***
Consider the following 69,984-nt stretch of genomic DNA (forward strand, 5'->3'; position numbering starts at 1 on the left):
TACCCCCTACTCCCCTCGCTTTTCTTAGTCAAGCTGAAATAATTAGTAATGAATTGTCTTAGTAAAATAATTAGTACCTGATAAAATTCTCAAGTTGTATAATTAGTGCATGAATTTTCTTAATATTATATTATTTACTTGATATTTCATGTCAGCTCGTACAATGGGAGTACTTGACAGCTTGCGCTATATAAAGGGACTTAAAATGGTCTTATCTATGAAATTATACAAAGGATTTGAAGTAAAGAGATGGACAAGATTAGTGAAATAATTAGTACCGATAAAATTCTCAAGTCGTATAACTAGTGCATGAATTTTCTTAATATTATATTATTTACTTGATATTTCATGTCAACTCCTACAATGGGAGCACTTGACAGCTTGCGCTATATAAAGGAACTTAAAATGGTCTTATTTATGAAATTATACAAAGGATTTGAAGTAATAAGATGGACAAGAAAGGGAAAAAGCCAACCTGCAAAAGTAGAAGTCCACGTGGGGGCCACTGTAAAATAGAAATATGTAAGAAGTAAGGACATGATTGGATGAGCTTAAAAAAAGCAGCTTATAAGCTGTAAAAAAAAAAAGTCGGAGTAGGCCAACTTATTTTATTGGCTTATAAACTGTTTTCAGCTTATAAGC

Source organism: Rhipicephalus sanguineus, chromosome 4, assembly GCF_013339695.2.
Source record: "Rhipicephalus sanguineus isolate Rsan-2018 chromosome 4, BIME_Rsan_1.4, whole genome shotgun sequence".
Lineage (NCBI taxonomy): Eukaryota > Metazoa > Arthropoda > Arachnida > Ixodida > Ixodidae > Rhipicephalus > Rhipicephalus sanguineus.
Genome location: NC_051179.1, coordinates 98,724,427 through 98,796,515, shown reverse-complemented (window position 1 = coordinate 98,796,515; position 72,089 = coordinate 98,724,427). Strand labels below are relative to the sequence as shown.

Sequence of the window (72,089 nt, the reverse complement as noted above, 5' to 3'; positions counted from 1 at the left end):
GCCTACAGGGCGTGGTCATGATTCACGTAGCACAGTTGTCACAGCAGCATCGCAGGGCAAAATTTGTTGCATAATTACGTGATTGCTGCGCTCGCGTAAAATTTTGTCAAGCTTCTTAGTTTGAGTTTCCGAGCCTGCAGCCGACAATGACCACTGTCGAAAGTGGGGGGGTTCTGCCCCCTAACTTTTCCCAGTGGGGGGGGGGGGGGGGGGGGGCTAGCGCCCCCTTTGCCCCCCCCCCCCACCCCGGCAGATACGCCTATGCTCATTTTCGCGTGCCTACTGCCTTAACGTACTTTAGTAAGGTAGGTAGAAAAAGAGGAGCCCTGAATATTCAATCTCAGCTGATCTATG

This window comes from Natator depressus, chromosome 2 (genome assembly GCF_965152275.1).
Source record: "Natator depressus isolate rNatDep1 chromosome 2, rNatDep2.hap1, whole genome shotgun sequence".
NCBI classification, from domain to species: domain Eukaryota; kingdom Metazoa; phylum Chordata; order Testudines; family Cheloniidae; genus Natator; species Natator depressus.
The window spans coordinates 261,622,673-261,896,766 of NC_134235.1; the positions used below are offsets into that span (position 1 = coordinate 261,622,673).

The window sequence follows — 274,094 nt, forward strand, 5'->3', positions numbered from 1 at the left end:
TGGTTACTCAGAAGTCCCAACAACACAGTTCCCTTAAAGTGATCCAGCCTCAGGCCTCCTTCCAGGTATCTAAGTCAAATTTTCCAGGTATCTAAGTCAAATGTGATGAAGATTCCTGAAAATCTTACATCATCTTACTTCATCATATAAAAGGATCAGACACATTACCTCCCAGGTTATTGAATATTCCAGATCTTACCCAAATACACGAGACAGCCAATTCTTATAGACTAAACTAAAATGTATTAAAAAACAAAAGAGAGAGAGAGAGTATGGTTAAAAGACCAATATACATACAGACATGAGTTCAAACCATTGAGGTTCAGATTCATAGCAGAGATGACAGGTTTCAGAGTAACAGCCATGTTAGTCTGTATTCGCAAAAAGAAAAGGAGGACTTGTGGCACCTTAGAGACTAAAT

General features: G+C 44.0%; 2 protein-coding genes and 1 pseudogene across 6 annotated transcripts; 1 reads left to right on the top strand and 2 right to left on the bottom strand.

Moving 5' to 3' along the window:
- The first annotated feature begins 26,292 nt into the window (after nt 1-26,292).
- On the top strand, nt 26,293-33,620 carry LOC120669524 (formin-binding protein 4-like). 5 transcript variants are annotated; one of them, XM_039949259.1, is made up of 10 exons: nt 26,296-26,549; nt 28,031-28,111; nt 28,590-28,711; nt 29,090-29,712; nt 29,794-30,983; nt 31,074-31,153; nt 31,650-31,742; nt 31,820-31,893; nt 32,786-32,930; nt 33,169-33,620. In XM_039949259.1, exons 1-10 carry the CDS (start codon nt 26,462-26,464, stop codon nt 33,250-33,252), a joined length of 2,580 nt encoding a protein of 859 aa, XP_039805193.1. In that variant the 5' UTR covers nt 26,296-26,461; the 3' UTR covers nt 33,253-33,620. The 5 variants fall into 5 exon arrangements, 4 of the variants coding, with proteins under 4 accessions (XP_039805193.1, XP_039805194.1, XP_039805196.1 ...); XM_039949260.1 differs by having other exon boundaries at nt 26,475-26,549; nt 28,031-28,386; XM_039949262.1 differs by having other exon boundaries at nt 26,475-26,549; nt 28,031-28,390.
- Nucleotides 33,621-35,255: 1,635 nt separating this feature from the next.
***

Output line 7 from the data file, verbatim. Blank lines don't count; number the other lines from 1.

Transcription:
Sequence of the window (72,089 nt, the reverse complement as noted above, 5' to 3'; positions counted from 1 at the left end):